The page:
The good news is that your pothos will probably recover fast if you neglect to water it or slightly overwater it. That doesn’t mean you shouldn’t keep up with a well-organized pothos watering schedule.

When properly hydrated, your pothos will maintain their healthiest appearance. As previously noted, allowing your pothos’ soil completely dry out between waterings is a good idea.

Stick your finger down or use a soil probe to determine whether the soil is dry. Your plant is prepared for some water if the soil probe reads 2-3.

Using a watering bucket or jug, carefully pour the water over the soil until you see water draining out of the drainage holes at the bottom of the pot.

Be sure to drain any excess water that may have poured onto the saucer, so your pothos isn’t sitting in it.

If you are unsure whether you are overwatering or underwatering it, here are some signs to look after.

close up of global green pothos

Signs of pothos being overwatered

If you constantly give your pothos too much water or let the plant stay in moist soil for an extended time, you may be encouraging a wide range of issues, such as mold and root rot, to attack your green companion.

Look for these indications of an overwatered pothos plant on the leaves and roots of the plant:

  • Brown stains on leaves
  • The soil’s surface is covered in mold.
  • Mushy, shriveled leaves
  • Yellow leaves (don’t get this confused with the leaves of golden variegation)
  • Curled, wilting leaves
  • Root decay
yellow leaf on a golden pothos

Signs pothos is underwatered

Even though the water requirements are minimal, your verdant buddy will start to suffer if you don’t give your pothos any water for a long time. Ideally, you’ll be able to tell when you’ve neglected your pothos, but if you’ve been away or trusted someone else with its maintenance, here are some warning signs:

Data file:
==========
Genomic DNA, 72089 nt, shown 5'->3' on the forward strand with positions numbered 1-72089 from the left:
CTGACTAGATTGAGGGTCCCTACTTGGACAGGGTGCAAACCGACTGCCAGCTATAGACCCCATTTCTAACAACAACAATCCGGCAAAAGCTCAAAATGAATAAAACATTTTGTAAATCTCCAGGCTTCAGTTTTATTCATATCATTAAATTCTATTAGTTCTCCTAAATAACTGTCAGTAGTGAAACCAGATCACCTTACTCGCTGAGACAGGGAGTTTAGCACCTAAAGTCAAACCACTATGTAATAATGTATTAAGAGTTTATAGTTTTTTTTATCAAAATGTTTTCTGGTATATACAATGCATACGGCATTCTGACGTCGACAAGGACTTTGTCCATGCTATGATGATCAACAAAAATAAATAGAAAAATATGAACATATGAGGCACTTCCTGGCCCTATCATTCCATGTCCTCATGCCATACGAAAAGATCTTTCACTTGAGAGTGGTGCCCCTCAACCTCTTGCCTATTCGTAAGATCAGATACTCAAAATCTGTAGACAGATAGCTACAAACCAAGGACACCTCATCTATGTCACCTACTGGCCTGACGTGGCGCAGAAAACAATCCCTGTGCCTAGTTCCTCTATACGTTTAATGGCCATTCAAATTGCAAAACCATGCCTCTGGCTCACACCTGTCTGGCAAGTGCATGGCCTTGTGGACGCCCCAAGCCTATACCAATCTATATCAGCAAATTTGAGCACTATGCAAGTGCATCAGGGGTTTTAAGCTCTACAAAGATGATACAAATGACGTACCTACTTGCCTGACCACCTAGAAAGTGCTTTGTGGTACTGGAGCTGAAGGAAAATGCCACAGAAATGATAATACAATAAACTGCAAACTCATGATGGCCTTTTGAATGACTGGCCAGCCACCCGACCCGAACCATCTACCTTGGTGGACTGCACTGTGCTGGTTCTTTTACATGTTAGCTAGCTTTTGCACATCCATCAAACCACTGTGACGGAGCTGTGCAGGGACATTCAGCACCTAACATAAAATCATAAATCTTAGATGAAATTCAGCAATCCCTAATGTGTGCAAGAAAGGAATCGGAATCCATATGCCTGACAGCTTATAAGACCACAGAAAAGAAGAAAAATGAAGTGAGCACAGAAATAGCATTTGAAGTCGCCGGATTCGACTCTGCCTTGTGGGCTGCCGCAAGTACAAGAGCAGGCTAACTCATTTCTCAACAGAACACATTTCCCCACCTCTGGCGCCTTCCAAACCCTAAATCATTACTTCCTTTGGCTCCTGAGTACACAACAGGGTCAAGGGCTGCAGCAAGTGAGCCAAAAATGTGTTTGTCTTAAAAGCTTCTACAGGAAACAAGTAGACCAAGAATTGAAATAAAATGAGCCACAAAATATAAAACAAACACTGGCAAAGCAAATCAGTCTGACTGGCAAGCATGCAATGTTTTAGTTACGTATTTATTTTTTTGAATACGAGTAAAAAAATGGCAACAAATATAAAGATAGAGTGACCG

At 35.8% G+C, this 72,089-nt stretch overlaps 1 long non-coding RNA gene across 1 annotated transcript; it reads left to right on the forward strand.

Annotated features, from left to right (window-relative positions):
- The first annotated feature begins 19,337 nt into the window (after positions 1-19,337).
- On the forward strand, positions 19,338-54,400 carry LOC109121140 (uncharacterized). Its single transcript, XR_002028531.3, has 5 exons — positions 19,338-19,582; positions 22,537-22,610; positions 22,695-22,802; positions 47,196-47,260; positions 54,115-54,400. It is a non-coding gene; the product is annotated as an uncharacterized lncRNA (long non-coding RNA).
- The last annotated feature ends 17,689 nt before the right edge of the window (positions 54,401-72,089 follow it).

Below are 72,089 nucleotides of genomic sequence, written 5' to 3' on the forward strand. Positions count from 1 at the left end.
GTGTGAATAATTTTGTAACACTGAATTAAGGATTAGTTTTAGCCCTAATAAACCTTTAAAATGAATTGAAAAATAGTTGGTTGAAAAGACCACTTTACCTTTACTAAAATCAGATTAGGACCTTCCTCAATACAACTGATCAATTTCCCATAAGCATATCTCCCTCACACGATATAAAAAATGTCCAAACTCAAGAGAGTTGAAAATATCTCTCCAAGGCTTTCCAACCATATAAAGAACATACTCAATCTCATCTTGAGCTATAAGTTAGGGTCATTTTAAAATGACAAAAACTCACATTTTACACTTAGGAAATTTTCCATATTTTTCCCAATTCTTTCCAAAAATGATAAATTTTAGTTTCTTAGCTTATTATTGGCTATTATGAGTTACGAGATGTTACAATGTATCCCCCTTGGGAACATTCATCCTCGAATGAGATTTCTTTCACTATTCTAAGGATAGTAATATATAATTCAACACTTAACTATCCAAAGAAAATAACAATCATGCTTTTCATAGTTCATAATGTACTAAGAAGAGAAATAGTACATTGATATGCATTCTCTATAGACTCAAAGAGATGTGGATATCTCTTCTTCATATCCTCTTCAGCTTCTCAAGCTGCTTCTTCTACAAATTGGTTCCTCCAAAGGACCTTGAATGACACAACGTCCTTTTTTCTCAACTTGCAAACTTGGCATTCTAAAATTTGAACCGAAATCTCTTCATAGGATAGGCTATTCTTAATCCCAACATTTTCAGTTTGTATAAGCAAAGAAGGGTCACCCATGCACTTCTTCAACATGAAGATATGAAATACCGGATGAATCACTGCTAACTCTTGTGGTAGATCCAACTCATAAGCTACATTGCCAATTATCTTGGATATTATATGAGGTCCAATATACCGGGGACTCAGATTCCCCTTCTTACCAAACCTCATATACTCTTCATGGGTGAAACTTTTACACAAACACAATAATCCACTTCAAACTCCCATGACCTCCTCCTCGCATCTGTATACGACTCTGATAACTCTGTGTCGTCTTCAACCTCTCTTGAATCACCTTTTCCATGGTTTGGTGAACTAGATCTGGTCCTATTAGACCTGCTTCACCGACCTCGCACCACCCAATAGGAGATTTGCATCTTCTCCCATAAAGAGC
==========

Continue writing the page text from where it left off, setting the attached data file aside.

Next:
• Brown, crumpled leaves
  • Wilted foliage
  • Reduced plant size 
  • Creased leaves
baltic blue pothos leaf brown spot

Tips for your pothos

  • Most frequently, over or underwatering causes yellowing. If a leaf has both yellow and brown coloring, overwatering is probably to blame. If you notice yellow leaves with some crispy brown spots on other leaves, underwatering may be the cause. 
  • It is totally normal if your pothos has and brown, string-like growths.  These are known as aerial roots and are quite natural. In nature, this aids in supporting the plant and enables it to rise and attain higher levels of light. The roots won’t harm surfaces or walls, and if they start to get out of control, you can always cut them.
  • As roots die back from a lack of oxygen, overwatering circumstances can result in root rot. Fungi in the soil that may suddenly grow as a result of overwatering can also cause root rot. Even when the soil is damp, your pothos’ leaves may gradually start to wilt and become yellow. You can also inspect the roots, which may feel soggy and appear brown or black. Do not overwater if you think your plant may have root rot. Remove the plant from the soil and re-pot for best results.
Golden Pothos and Neon Pothos

Final thoughts

The Pothos is a low-maintenance plant that is ideal for beginners. As suggested above, a very important thing you need to focus on is how often you should water your pothos.

If you do come across houseplant pests, deal with them as soon as they show up by giving the plant weekly wipe-downs and weekly applications of a natural insecticide like neem oil.

Finally, if you are a plant lover and you want to know more about pothos, be sure to check our free PDF pothos plant care guide! 

Printable Pothos Plant Care Guide

Join the (free!) KeepYourPlantsAlive+ community to access this exclusive printable plant care guide! Or keep scrolling for more!

Pothos plant care guide